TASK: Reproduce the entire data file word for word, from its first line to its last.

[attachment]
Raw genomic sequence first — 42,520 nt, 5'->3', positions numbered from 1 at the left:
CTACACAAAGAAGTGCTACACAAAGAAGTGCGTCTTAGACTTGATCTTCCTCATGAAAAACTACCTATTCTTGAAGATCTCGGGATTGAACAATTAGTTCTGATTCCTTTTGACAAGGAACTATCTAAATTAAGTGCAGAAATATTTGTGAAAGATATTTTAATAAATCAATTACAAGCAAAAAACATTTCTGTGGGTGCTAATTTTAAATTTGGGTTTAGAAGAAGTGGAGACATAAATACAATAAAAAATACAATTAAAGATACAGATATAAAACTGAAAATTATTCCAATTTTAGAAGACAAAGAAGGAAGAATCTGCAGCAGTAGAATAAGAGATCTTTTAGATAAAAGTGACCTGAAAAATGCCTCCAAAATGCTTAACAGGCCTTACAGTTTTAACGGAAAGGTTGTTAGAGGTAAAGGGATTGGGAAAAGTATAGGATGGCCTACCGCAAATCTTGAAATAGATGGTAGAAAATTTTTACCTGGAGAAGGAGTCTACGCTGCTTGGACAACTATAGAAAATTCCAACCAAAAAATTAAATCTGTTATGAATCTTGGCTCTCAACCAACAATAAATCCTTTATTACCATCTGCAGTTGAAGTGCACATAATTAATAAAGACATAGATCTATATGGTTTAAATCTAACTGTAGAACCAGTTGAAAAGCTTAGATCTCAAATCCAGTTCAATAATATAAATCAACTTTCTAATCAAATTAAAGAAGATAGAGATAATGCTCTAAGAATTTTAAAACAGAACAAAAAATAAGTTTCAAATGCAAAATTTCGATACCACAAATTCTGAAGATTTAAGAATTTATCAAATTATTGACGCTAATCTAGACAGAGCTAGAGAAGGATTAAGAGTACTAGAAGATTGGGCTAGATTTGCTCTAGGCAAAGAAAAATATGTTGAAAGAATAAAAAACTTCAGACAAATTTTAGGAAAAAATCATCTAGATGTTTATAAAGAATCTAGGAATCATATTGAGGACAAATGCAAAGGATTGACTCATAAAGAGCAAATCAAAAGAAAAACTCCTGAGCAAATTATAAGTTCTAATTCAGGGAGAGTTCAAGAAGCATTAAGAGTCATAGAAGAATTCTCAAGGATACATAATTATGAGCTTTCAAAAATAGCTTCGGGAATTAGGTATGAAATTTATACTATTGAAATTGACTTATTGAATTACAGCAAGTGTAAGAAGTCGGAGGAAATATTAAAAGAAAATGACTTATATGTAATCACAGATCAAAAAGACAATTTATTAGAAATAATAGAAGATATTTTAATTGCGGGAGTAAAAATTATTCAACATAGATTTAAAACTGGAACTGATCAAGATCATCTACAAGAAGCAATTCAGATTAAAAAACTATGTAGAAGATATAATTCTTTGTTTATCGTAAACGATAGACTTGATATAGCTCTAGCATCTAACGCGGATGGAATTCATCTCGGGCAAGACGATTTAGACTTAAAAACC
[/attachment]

Raw genomic sequence first — 42,520 nt, 5'->3', positions numbered from 1 at the left:
CTACACAAAGAAGTGCTACACAAAGAAGTGCGTCTTAGACTTGATCTTCCTCATGAAAAACTACCTATTCTTGAAGATCTCGGGATTGAACAATTAGTTCTGATTCCTTTTGACAAGGAACTATCTAAATTAAGTGCAGAAATATTTGTGAAAGATATTTTAATAAATCAATTACAAGCAAAAAACATTTCTGTGGGTGCTAATTTTAAATTTGGGTTTAGAAGAAGTGGAGACATAAATACAATAAAAAATACAATTAAAGATACAGATATAAAACTGAAAATTATTCCAATTTTAGAAGACAAAGAAGGAAGAATCTGCAGCAGTAGAATAAGAGATCTTTTAGATAAAAGTGACCTGAAAAATGCCTCCAAAATGCTTAACAGGCCTTACAGTTTTAACGGAAAGGTTGTTAGAGGTAAAGGGATTGGGAAAAGTATAGGATGGCCTACCGCAAATCTTGAAATAGATGGTAGAAAATTTTTACCTGGAGAAGGAGTCTACGCTGCTTGGACAACTATAGAAAATTCCAACCAAAAAATTAAATCTGTTATGAATCTTGGCTCTCAACCAACAATAAATCCTTTATTACCATCTGCAGTTGAAGTGCACATAATTAATAAAGACATAGATCTATATGGTTTAAATCTAACTGTAGAACCAGTTGAAAAGCTTAGATCTCAAATCCAGTTCAATAATATAAATCAACTTTCTAATCAAATTAAAGAAGATAGAGATAATGCTCTAAGAATTTTAAAACAGAACAAAAAATAAGTTTCAAATGCAAAATTTCGATACCACAAATTCTGAAGATTTAAGAATTTATCAAATTATTGACGCTAATCTAGACAGAGCTAGAGAAGGATTAAGAGTACTAGAAGATTGGGCTAGATTTGCTCTAGGCAAAGAAAAATATGTTGAAAGAATAAAAAACTTCAGACAAATTTTAGGAAAAAATCATCTAGATGTTTATAAAGAATCTAGGAATCATATTGAGGACAAATGCAAAGGATTGACTCATAAAGAGCAAATCAAAAGAAAAACTCCTGAGCAAATTATAAGTTCTAATTCAGGGAGAGTTCAAGAAGCATTAAGAGTCATAGAAGAATTCTCAAGGATACATAATTATGAGCTTTCAAAAATAGCTTCGGGAATTAGGTATGAAATTTATACTATTGAAATTGACTTATTGAATTACAGCAAGTGTAAGAAGTCGGAGGAAATATTAAAAGAAAATGACTTATATGTAATCACAGATCAAAAAGACAATTTATTAGAAATAATAGAAGATATTTTAATTGCGGGAGTAAAAATTATTCAACATAGATTTAAAACTGGAACTGATCAAGATCATCTACAAGAAGCAATTCAGATTAAAAAACTATGTAGAAGATATAATTCTTTGTTTATCGTAAACGATAGACTTGATATAGCTCTAGCATCTAACGCGGATGGAATTCATCTCGGGCAAGACGATTTAGACTTAAAAACC